Kigali Needs Fine-Tuning - The Reykjavik Grapevine

Kigali Needs Fine-Tuning

Words by
Photo by
Nanna Dís

Published June 17, 2014

Kigali

Ingólfsstræti 8, 101 Reykjavík
Mon- Fri 10- 6, Sat 11- 20
What we think
African café/diner
Flavour
Sadly, not much
Ambiance
Kitschy and colourful, but needs improvement
Service
One employee. Does his best.
Price for 2
3–4,000 ISK

Kigali is a recently opened café named after the capital and largest city of the war-ridden African country of Rwanda. It serves all the conventional westernized versions of Italian Coffee, the only difference being that their Americano is called an “Africano.” A small number of sweets are on offer to enjoy with your coffee, served in bite-size pieces that are easy to take along with the take-away coffee.

In addition to serving coffee and sweets, a small variety of African dishes are on offer as well as a changing soup of the day. “African dishes” is of course pretty vague, and almost insulting to a whole continent. The problem is that it is very difficult to pinpoint the dishes to any one particular region, as far as my knowledge of African cuisine goes, which has all derived from books. There are no dishes that include cassava, for example, which is the main staple in Rwanda, along with sweet potatoes.

My companion and I both had the soup of the day (990 ISK) and a mix of the dishes (990 ISK) that were on offer on a cloudy Monday in the beginning of June. The soup was a curry made out a base of chickpeas and pumpkin that had been blitzed to a smooth and lovely consistency. It was especially tasty, actually, and even had a fair amount of hot spice to it, which was a pleasant surprise. It was served with a homemade bread bun, which I fear were made the day before. Not bad at all, but not cracking fresh either.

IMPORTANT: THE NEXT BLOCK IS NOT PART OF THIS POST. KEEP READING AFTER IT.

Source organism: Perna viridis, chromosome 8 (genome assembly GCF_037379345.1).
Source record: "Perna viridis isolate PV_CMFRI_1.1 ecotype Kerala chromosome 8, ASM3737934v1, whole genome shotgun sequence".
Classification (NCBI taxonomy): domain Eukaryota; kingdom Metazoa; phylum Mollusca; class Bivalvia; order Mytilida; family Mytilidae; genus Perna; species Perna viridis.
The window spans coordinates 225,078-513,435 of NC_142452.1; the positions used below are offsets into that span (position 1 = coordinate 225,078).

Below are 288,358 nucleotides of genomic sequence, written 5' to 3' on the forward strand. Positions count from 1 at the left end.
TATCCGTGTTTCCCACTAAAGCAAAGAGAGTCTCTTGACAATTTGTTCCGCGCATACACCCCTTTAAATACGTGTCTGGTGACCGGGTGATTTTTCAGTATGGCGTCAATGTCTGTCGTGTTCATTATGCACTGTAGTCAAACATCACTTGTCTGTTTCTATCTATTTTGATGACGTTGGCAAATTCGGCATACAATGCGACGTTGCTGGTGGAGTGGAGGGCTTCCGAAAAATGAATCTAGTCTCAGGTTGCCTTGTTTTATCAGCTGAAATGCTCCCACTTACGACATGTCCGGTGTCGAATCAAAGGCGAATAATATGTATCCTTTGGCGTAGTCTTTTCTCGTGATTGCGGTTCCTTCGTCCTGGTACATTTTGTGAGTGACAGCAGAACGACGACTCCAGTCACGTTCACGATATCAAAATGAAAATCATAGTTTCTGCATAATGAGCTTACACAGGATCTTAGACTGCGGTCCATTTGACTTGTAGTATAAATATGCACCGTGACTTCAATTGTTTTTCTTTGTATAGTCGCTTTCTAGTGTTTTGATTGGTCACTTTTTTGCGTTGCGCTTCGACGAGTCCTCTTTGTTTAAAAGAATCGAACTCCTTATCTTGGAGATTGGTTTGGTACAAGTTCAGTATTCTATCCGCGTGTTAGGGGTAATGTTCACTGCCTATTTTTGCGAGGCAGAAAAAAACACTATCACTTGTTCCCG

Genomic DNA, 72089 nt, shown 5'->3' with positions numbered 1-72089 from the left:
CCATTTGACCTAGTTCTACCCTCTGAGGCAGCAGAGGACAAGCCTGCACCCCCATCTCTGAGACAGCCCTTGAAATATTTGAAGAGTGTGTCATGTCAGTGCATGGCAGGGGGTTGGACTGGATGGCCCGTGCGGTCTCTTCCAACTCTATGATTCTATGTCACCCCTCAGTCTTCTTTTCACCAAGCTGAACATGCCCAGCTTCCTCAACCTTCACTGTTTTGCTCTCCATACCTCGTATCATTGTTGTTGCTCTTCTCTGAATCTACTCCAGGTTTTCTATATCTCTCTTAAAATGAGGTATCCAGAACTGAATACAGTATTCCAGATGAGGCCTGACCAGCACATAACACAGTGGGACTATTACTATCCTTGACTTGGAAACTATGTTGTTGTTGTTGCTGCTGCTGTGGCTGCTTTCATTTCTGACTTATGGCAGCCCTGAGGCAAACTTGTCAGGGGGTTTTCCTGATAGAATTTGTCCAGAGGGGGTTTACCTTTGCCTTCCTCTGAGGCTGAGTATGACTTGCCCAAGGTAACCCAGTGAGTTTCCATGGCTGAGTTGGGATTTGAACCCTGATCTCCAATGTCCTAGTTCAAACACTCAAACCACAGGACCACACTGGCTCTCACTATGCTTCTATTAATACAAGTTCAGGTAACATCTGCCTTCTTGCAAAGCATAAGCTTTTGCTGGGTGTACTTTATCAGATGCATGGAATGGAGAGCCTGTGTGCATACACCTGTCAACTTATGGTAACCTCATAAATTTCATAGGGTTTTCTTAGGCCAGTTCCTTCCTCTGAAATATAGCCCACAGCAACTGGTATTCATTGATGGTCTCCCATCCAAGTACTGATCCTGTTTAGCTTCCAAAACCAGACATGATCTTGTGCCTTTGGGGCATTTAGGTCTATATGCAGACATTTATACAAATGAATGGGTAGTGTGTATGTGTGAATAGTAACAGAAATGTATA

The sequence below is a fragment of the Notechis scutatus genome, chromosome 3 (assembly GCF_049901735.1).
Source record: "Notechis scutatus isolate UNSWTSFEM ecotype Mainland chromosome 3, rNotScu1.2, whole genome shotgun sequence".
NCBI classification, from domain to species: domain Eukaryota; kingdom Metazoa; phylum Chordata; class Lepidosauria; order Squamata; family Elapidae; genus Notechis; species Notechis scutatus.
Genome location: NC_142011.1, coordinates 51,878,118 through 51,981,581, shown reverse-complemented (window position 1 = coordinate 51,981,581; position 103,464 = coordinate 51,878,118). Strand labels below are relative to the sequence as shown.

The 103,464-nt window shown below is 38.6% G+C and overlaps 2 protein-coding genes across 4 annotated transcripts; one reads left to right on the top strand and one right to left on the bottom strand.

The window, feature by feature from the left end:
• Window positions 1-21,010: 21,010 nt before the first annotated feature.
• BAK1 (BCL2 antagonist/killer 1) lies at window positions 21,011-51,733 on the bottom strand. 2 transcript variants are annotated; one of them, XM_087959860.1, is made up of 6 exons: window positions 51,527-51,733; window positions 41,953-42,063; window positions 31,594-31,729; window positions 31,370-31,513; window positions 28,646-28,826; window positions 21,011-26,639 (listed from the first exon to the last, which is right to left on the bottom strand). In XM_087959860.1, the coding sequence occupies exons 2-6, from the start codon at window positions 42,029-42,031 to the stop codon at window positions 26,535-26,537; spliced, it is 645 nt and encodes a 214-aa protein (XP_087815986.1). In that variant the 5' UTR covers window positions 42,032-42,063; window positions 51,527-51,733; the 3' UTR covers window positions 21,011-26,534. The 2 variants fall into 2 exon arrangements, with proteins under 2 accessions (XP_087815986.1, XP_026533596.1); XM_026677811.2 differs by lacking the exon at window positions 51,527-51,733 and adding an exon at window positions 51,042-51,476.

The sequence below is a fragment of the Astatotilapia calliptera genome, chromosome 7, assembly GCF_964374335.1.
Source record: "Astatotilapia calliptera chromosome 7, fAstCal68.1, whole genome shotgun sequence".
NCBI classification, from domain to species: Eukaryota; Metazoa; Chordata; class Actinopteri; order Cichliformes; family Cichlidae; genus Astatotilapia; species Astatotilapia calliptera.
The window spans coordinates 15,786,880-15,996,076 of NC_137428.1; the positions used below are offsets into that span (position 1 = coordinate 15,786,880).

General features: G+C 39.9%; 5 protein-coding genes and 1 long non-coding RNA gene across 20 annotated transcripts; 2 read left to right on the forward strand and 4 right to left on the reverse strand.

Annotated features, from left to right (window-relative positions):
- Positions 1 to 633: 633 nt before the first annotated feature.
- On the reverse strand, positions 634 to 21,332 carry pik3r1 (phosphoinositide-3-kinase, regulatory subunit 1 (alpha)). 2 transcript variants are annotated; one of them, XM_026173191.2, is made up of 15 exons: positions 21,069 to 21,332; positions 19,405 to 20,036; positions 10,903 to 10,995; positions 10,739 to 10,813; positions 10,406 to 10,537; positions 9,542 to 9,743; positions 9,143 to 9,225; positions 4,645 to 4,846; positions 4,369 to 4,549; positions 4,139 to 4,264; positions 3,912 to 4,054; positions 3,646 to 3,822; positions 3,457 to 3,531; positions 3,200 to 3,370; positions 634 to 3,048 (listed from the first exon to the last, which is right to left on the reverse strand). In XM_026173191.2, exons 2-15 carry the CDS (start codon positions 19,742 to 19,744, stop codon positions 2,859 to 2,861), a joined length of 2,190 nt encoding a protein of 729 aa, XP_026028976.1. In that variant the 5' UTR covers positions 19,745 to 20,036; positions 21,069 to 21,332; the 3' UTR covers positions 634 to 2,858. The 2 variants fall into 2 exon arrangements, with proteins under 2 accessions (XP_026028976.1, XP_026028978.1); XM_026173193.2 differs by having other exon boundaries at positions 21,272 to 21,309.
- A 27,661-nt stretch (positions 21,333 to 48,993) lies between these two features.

Sadly, as for as the meal goes, the soup was the only dish that was actually worth finishing. The other sides included olive and rice mixed together with absolutely no seasoning. We had a creamy concoction of corn, onion and bell peppers, which had a crunch of an unidentifiable nut-mixture that tasted like plastic. We had an unappetising omelette that was probably made the day before, and then re-heated in a microwave. And, finally, we had a curry-seasoned fish (haddock is my guess, but can’t really be sure), which took the most courage, as it had obviously been cooked at least a day before, if not earlier. It was cold and dry and… let’s just leave it at that.

As we tried to look on the bright side, the soup, after all, was quite tasty and the flagship dish, we decided to finish the meal with a coffee. Both of us ordered a latté macchiato to get that deep taste of espresso that we craved. The coffee however, was average at best, which was a bit of a disappointment. The bite-size French chocolate cake, however, was creamy and delicious, and had a strong taste of chocolate, as it should.

My guess is that Kigali was opened before their strategy was fully developed. The soup was good, but everything else needs some fine-tuning. The place itself could be tidier, to begin with. And when I asked about cold drinks on offer (maybe hoping for a soda), the only thing on offer was the sugary Icelandic juice box Svali. That needs improvement right there. That said, Kigali has a brilliant location, and in my mind, if better executed, a fine idea for an establishment. I really, really wish them all the best and hope that the fine-tuning will take place as soon as possible.

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